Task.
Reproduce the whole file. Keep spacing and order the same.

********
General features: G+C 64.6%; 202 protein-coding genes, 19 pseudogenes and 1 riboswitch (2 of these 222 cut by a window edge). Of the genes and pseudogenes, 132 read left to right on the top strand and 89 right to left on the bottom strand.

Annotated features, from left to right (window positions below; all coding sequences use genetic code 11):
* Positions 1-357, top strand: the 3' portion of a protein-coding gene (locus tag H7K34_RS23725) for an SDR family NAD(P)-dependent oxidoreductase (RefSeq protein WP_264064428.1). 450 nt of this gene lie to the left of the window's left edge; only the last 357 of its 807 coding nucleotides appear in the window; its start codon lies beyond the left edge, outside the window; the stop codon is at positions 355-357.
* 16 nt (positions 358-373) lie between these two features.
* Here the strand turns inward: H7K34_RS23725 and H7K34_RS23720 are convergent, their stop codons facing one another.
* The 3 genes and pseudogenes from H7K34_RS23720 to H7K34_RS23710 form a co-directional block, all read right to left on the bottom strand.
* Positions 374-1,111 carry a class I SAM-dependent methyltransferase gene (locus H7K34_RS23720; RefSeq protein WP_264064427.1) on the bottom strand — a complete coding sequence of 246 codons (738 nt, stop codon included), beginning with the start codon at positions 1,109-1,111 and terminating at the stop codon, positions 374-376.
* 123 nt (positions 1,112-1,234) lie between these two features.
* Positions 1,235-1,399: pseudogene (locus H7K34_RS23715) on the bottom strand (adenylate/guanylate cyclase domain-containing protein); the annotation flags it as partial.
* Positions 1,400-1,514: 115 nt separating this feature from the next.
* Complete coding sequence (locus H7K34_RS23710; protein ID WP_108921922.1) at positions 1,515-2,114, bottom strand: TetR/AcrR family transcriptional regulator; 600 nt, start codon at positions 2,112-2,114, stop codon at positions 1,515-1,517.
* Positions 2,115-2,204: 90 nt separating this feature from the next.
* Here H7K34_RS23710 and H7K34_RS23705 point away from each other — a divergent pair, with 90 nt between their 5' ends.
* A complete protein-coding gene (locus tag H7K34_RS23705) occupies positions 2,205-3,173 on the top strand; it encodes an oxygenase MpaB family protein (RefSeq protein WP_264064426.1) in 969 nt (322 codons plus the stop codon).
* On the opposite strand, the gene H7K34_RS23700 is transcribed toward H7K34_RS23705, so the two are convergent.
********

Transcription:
General features: G+C 64.6%; 202 protein-coding genes, 19 pseudogenes and 1 riboswitch (2 of these 222 cut by a window edge). Of the genes and pseudogenes, 132 read left to right on the top strand and 89 right to left on the bottom strand.

Annotated features, from left to right (window positions below; all coding sequences use genetic code 11):
* Positions 1-357, top strand: the 3' portion of a protein-coding gene (locus tag H7K34_RS23725) for an SDR family NAD(P)-dependent oxidoreductase (RefSeq protein WP_264064428.1). 450 nt of this gene lie to the left of the window's left edge; only the last 357 of its 807 coding nucleotides appear in the window; its start codon lies beyond the left edge, outside the window; the stop codon is at positions 355-357.
* 16 nt (positions 358-373) lie between these two features.
* Here the strand turns inward: H7K34_RS23725 and H7K34_RS23720 are convergent, their stop codons facing one another.
* The 3 genes and pseudogenes from H7K34_RS23720 to H7K34_RS23710 form a co-directional block, all read right to left on the bottom strand.
* Positions 374-1,111 carry a class I SAM-dependent methyltransferase gene (locus H7K34_RS23720; RefSeq protein WP_264064427.1) on the bottom strand — a complete coding sequence of 246 codons (738 nt, stop codon included), beginning with the start codon at positions 1,109-1,111 and terminating at the stop codon, positions 374-376.
* 123 nt (positions 1,112-1,234) lie between these two features.
* Positions 1,235-1,399: pseudogene (locus H7K34_RS23715) on the bottom strand (adenylate/guanylate cyclase domain-containing protein); the annotation flags it as partial.
* Positions 1,400-1,514: 115 nt separating this feature from the next.
* Complete coding sequence (locus H7K34_RS23710; protein ID WP_108921922.1) at positions 1,515-2,114, bottom strand: TetR/AcrR family transcriptional regulator; 600 nt, start codon at positions 2,112-2,114, stop codon at positions 1,515-1,517.
* Positions 2,115-2,204: 90 nt separating this feature from the next.
* Here H7K34_RS23710 and H7K34_RS23705 point away from each other — a divergent pair, with 90 nt between their 5' ends.
* A complete protein-coding gene (locus tag H7K34_RS23705) occupies positions 2,205-3,173 on the top strand; it encodes an oxygenase MpaB family protein (RefSeq protein WP_264064426.1) in 969 nt (322 codons plus the stop codon).
* On the opposite strand, the gene H7K34_RS23700 is transcribed toward H7K34_RS23705, so the two are convergent.